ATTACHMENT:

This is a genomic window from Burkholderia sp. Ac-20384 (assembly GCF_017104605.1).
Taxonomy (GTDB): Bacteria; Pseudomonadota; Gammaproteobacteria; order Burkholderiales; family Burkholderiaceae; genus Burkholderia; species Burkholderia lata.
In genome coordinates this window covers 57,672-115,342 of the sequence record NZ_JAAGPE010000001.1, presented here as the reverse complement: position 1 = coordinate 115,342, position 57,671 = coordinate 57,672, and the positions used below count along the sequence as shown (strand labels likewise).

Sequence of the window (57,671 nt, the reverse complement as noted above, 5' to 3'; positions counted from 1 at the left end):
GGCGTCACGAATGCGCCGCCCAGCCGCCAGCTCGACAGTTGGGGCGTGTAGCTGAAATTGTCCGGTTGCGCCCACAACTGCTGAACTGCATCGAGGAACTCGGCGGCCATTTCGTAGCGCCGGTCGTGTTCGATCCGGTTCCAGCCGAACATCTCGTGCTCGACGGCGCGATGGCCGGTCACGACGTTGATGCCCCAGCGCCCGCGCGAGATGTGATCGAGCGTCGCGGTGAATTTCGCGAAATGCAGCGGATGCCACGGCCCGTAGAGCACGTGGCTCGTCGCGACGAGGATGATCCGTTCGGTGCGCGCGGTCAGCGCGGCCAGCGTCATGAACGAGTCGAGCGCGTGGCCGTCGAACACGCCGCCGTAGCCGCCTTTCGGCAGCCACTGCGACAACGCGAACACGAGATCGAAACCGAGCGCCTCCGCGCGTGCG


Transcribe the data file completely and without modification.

This is a genomic window from Burkholderia sp. Ac-20384 (assembly GCF_017104605.1).
Taxonomy (GTDB): Bacteria; Pseudomonadota; Gammaproteobacteria; order Burkholderiales; family Burkholderiaceae; genus Burkholderia; species Burkholderia lata.
In genome coordinates this window covers 57,672-115,342 of the sequence record NZ_JAAGPE010000001.1, presented here as the reverse complement: position 1 = coordinate 115,342, position 57,671 = coordinate 57,672, and the positions used below count along the sequence as shown (strand labels likewise).

Sequence of the window (57,671 nt, the reverse complement as noted above, 5' to 3'; positions counted from 1 at the left end):
GGCGTCACGAATGCGCCGCCCAGCCGCCAGCTCGACAGTTGGGGCGTGTAGCTGAAATTGTCCGGTTGCGCCCACAACTGCTGAACTGCATCGAGGAACTCGGCGGCCATTTCGTAGCGCCGGTCGTGTTCGATCCGGTTCCAGCCGAACATCTCGTGCTCGACGGCGCGATGGCCGGTCACGACGTTGATGCCCCAGCGCCCGCGCGAGATGTGATCGAGCGTCGCGGTGAATTTCGCGAAATGCAGCGGATGCCACGGCCCGTAGAGCACGTGGCTCGTCGCGACGAGGATGATCCGTTCGGTGCGCGCGGTCAGCGCGGCCAGCGTCATGAACGAGTCGAGCGCGTGGCCGTCGAACACGCCGCCGTAGCCGCCTTTCGGCAGCCACTGCGACAACGCGAACACGAGATCGAAACCGAGCGCCTCCGCGCGTGCG